October 7 was supposed to be a joyous day for Boaz Moldawsky, president of the Israel Diamond Exchange (IDE). His daughter gave birth at 11 p.m. the night before. The Hamas attack on Israel started early the next morning.
Moldawsky was in Tel Aviv when it all kicked off. As many did, he brushed off the first rocket siren at 6:30 a.m. as an ordinary warning that happens from time to time. Within a few hours, it became clear that something more serious was happening.
“At the beginning, nobody thought it was something so big,” Moldawsky says. “But after a few hours, we saw the catastrophe.”
While the rockets continued over Tel Aviv, deadly massacres were taking place in southern Israel, with 1,200 estimated to have been killed and around 250 taken hostage.
The immediate impact on business was also considerable, Moldawsky notes.
“In the beginning, since the war began, there were two or three weeks when the market in Israel was paralyzed, completely paralyzed,” he describes. “There [was] no…option to send goods into Israel and out of Israel. Only one airline, El Al, was operating, and [it was not] going to all our destinations [needed for shipments].”
Before the war, most diamond shipments in and out of Israel went with foreign airlines, explains Ophir Gore, Israel’s diamond controller, who regulates the sector. These canceled their flights, forcing businesses to switch to El Al, the Israeli carrier, Gore says.
The market started returning to normal operations around three weeks after October 7, Moldawsky estimates. However, buyers stopped visiting Israel and have not returned — though there was hardly a mass of overseas clients in the bourse before the war, given the weak market. The annual International Diamond Week in Israel (IDWI), scheduled for early April, has been canceled, as hotels in Tel Aviv are full of people evacuated from the more dangerous southern and northern parts of Israel.
Moldawsky says there was no impact on relationships with clients in Arab countries. (One Israeli trader who spoke with Rapaport News said two clients from non-Arab countries had decided to cease dealing with him, but the IDE said it had not heard of any such cases.)
“In other industries it might be a problem, but in the diamond industry there is no problem,” Moldawsky adds. “We have a good connection with the companies [we work with]. Usually, it’s very personal relations. They are supporting us, and they say they are worried about us.”
Four months since the Hamas onslaught, sentiment in the Israeli diamond trade is weak. But this is mainly because of the slowdown in sales to US and China and the uncertainty about polished prices. Moldawsky estimates that around 80% of the Israeli trade’s current difficulties result from the global slump in the diamond market and 20% from the war.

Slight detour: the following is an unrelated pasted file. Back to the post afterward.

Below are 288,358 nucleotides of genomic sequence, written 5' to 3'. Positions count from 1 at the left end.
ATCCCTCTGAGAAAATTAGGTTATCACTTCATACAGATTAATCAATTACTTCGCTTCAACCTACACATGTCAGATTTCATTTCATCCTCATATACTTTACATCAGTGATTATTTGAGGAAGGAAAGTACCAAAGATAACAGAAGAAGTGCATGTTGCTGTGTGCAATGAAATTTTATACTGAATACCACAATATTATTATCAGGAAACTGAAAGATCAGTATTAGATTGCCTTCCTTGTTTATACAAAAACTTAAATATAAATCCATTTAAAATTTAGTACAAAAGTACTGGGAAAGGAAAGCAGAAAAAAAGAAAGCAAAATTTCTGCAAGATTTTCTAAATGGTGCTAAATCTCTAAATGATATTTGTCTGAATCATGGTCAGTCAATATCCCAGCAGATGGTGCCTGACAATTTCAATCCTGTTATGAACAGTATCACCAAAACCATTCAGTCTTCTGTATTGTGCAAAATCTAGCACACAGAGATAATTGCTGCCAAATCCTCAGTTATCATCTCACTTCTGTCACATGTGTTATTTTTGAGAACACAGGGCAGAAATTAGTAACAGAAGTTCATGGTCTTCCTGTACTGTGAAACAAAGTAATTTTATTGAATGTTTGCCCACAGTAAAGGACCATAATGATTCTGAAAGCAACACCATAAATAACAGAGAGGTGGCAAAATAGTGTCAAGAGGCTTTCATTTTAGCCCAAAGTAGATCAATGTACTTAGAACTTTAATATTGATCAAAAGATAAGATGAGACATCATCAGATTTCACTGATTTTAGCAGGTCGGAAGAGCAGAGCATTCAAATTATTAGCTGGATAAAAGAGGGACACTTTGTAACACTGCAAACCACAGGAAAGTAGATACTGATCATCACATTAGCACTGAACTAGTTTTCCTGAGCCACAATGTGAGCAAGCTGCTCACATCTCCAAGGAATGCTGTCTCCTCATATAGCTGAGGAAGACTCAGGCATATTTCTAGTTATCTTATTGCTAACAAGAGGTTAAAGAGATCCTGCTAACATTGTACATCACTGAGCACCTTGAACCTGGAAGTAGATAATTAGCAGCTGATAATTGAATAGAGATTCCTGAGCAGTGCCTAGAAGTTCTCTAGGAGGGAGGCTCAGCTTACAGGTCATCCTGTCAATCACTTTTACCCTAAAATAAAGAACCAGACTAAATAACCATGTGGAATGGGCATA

Israel’s polished exports plummeted 93% year on year to $11.7 million in December 2023 on a net basis — after deducting returned goods — according to data from the Ministry of Economy and Industry. That rounded off a negative year in which the country’s polished exports fell 25% to $2.91 billion. The trend eased in January 2024, with shipments dropping 21% year on year to $253.6 million.
“We had this problem [of the global downturn], and then on top of that, our problem,” he continues. “The situation is not so good, but as always, we try to be optimistic, try to find solutions. We never give up.”
Short and long term
The government offered the industry help, for example by extending its compensation scheme to diamond businesses after the sector was initially excluded, Moldawsky notes.
In the longer term, the IDE’s efforts to support the industry include campaigning for a “free zone” at the bourse in Ramat Gan that would enable foreign companies to transact with locals tax-free.
The IDE also plans to knock down and redevelop some of the buildings it owns in the area around the bourse, creating opportunities to sell or rent real estate and feed the revenues back to bourse members. Moldawsky — whose company, Moldawsky Group, has interests in diamonds, real estate and hi-tech — hopes all the construction licenses will be ready in about a year.
However, the war has slowed some of these projects somewhat.
“If you’re working with governmental offices, [then] at a time of war they have less time to listen to other things,” he observes. “Everybody’s concentrating on the war. So things might be taking a lot more time than usual.”
Main image: Participants at the Israel International Diamond Exhibition in March 2023. (Three Photographers)